Zultys Comes Late But Strong to the IP PBX Party - Page 3

By Ellen Muraskin  |  Posted 2004-09-27 Print this article Print

What alternatives had he considered? A Xerox machine for $8,000 that would have received and disseminated faxes electronically. Half the price of the Zultys, it would have done nothing about voice. Looking a little ahead, Siciarz would also like to use the Zultys to support a dictation line, a sophisticated voice mail application in which doctors could leave notes to be transcribed. As a startup with no prior IP or telephony brand, Zultys has a hard row to hoe. It shares this row with predecessors Snom, a few others and, with more brand awareness, ShoreTel. But at this point, it does have some arrows not found in ShorTels or Snoms quiver. And it is aiming high and wide: Its site claims representative offices in 24 countries. It has added support for Japanese network interfaces–which differ from Europes and Asia Pacifics—and a wide range of languages for voice mail, auto attendant and client interface. Executives say their Japanese distributor, Nissho Electronics, sells $1 billion of Internet telephony products as the hardware arm of the Fusion and Netwave carriers. Theyre also announcing a resale arrangement with an Internet telephony service provider soon.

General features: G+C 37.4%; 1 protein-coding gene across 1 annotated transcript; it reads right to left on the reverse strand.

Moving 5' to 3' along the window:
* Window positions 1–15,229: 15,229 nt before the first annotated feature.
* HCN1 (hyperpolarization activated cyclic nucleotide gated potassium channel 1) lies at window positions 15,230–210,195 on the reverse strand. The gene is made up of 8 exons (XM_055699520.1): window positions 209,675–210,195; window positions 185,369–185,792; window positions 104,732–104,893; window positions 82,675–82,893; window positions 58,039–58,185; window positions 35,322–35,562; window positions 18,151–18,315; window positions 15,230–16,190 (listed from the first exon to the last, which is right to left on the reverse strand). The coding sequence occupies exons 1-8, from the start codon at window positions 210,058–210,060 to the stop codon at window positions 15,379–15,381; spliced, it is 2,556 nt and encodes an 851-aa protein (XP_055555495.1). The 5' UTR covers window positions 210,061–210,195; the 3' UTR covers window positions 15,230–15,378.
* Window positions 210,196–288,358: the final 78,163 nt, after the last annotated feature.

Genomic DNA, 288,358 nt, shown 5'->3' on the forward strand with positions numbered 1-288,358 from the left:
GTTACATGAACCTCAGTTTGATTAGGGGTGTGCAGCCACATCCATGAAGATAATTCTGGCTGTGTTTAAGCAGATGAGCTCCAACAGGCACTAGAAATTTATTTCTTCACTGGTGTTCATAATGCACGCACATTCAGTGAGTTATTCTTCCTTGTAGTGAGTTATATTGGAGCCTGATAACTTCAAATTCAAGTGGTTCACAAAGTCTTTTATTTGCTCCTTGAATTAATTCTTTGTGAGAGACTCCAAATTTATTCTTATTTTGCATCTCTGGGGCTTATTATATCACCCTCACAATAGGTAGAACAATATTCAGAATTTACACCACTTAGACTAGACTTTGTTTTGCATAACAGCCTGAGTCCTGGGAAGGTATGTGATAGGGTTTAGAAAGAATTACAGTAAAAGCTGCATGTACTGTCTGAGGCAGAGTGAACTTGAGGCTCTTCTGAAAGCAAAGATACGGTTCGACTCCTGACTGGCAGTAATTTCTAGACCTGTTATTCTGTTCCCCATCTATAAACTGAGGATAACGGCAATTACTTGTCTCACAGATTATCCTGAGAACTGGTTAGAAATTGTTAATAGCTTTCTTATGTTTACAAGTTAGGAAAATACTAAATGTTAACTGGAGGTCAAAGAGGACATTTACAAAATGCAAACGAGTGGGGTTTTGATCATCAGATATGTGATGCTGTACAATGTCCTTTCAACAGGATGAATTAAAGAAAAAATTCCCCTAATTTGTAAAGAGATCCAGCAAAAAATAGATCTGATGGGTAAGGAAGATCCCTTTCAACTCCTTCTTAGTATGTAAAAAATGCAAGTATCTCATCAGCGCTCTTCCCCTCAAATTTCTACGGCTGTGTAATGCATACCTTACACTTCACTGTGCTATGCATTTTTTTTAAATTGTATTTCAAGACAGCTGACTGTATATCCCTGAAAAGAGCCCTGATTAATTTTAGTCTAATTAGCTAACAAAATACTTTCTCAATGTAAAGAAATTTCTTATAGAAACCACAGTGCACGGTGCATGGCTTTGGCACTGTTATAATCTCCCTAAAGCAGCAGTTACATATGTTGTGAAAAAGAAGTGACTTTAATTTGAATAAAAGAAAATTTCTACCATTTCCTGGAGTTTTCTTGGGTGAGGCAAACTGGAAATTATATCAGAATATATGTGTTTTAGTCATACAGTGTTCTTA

Well worth researching and considering, especially after our folks at eWEEK Labs gives them the twice-over, with a thorough report due in coming months.
Technology Editor Ellen Muraskin can be reached at Ellen_Muraskin@ziffdavis.com. She has been observing and illuminating the murky intersection of computer intelligence and telephony since 1993. She reaches for her VOIP line when the rain makes her POTS line buzz.
Check out eWEEK.coms VOIP & Telephony Center at http://voip.eweek.com for the latest news, views and analysis on voice over IP and telephony.

Ellen Muraskin is editor of eWEEK.com's VOIP & Telephony Center. She has worked on the editorial staff at Computer Telephony, since renamed Communications Convergence, including three years as executive editor. Muraskin's work has also appeared in Popular Science magazine and other publications.

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